​​Angelo Vermeulen is an artist, biologist, space scientist and community organizer. In his work he ties together technological, ecological, and social systems through group engagement and collaboration. 'Biomodd' is one of his most well-known art projects and consists of a worldwide series of interactive art installations in which computers and ecology coexist. In 2009 he launched 'Space Ecologies Art and Design (SEAD)', a platform for artistic research on the architectures and politics of space colonization. He is a member of the European Space Agency’s Arts & Science Topical Team, and is currently Crew Commander of the NASA-funded HI-SEAS Mars simulation in Hawai'i. His space-related work led him to start a new PhD at Delft University of Technology developing paradigm-shifting concepts for evolvable starships.



EDUCATIONAL MATERIALS

Visit the DIYROCKETS Open Space University to learn more about rockets, 3D Printing, Nano-Satellites and more. ​

​Taylor Wilson, Inventor​



Taylor Wilson is an American nuclear scientist who was noted in 2008 for being the youngest person in the world (at age 14) to build a working fusor.

 

OPENING THE SPACE FRONTIER

Do you have an idea for a different space technology design? ​ Go ahead and submit other 3D printed rocket part designs or designs for other space technologies to the platform. Although these designs cannot win this competition, your work will become part of the community and will be showcased to the world, generating feedback and exposing your idea to potential new collaborators, investors and the media.​​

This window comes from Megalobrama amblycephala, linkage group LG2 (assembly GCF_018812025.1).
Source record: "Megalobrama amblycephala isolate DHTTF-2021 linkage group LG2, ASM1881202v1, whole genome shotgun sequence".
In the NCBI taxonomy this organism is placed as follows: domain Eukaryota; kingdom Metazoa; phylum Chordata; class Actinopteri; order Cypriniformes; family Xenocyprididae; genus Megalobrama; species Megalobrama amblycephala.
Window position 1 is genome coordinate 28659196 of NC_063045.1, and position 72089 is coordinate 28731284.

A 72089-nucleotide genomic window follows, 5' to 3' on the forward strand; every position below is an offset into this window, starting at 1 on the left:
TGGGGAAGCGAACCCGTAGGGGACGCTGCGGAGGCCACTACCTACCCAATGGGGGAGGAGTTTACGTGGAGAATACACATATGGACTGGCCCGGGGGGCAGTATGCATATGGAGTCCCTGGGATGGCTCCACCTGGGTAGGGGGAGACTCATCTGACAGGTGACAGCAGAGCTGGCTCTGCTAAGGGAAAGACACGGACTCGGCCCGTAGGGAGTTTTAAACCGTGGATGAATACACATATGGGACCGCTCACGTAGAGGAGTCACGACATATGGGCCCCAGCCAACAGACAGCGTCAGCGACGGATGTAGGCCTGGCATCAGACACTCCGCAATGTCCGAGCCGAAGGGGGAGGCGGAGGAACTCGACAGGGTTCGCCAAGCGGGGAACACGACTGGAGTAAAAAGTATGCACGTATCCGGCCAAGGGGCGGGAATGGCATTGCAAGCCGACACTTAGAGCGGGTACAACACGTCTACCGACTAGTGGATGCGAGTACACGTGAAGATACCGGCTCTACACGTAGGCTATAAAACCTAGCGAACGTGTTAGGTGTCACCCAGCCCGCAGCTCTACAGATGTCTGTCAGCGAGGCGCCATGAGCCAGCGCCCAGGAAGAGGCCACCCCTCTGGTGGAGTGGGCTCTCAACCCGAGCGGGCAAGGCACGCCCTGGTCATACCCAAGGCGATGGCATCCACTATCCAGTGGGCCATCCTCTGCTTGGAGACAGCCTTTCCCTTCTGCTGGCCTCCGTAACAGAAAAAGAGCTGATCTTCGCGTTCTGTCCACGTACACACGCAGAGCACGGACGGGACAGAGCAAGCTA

​Christopher Hartney, Space Technology Analyst​



Chris Hartney is a space technology analyst working on the latest innovations in space technology related to 3D printing, the Makers Movement and other initiatives focused on opening the space frontier to all such as the PhoneSat project.  He has worked with NASA through Jacobs Technology.  Chris graduated with a Mater's Degree in Aerospace Engineering with a concentration on Aircraft Design at San Jose State Univeristy.  Before moving to the Bay Area, he graduated from the Univeristy of California Santa Barbara with a Bachelor's degree in Mechanical Engineering.

COMPETITION SCHEDULE

 

Registration open until April 6, 2013, 11:59 PM PST

​First 3D Draft of Design due April13, 2013, 11:59 PM PST.

Concept Note due April 13, 2013, 11:59 PM PST
Business Case due June 1, 2013, 11:59 PM PST

Final Design due June 1, 2013, 11:59 PM PST (NOW JUNE 30, 2013)

Winners announced by July 1, 2013 (NOW AUGUST 1, 2013)

Please see our Rules for a detailed description of the above deliverables. Please see the registration requirements in our Team Agreement.

REGISTER
Interested in hosting a future challenge?  CONTACT US